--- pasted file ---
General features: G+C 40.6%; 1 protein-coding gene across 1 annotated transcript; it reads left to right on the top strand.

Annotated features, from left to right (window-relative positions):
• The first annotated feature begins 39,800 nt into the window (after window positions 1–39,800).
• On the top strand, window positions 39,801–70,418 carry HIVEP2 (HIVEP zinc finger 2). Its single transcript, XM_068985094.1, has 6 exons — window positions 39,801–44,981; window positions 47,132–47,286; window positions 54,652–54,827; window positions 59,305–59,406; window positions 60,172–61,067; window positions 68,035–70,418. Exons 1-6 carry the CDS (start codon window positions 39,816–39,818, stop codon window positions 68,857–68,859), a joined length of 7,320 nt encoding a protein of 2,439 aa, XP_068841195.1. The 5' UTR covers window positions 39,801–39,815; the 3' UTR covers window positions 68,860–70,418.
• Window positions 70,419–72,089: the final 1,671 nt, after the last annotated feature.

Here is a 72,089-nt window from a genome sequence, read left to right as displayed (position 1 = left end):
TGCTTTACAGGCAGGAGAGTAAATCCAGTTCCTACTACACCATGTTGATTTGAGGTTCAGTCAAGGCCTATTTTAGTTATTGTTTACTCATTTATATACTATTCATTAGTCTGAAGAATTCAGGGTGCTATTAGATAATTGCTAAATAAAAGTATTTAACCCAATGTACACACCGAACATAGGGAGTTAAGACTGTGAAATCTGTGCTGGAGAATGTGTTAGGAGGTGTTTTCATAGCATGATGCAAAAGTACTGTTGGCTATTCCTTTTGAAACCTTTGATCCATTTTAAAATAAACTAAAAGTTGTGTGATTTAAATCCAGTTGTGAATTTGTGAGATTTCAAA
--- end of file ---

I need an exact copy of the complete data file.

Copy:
General features: G+C 40.6%; 1 protein-coding gene across 1 annotated transcript; it reads left to right on the top strand.

Annotated features, from left to right (window-relative positions):
• The first annotated feature begins 39,800 nt into the window (after window positions 1–39,800).
• On the top strand, window positions 39,801–70,418 carry HIVEP2 (HIVEP zinc finger 2). Its single transcript, XM_068985094.1, has 6 exons — window positions 39,801–44,981; window positions 47,132–47,286; window positions 54,652–54,827; window positions 59,305–59,406; window positions 60,172–61,067; window positions 68,035–70,418. Exons 1-6 carry the CDS (start codon window positions 39,816–39,818, stop codon window positions 68,857–68,859), a joined length of 7,320 nt encoding a protein of 2,439 aa, XP_068841195.1. The 5' UTR covers window positions 39,801–39,815; the 3' UTR covers window positions 68,860–70,418.
• Window positions 70,419–72,089: the final 1,671 nt, after the last annotated feature.

Here is a 72,089-nt window from a genome sequence, read left to right as displayed (position 1 = left end):
TGCTTTACAGGCAGGAGAGTAAATCCAGTTCCTACTACACCATGTTGATTTGAGGTTCAGTCAAGGCCTATTTTAGTTATTGTTTACTCATTTATATACTATTCATTAGTCTGAAGAATTCAGGGTGCTATTAGATAATTGCTAAATAAAAGTATTTAACCCAATGTACACACCGAACATAGGGAGTTAAGACTGTGAAATCTGTGCTGGAGAATGTGTTAGGAGGTGTTTTCATAGCATGATGCAAAAGTACTGTTGGCTATTCCTTTTGAAACCTTTGATCCATTTTAAAATAAACTAAAAGTTGTGTGATTTAAATCCAGTTGTGAATTTGTGAGATTTCAAA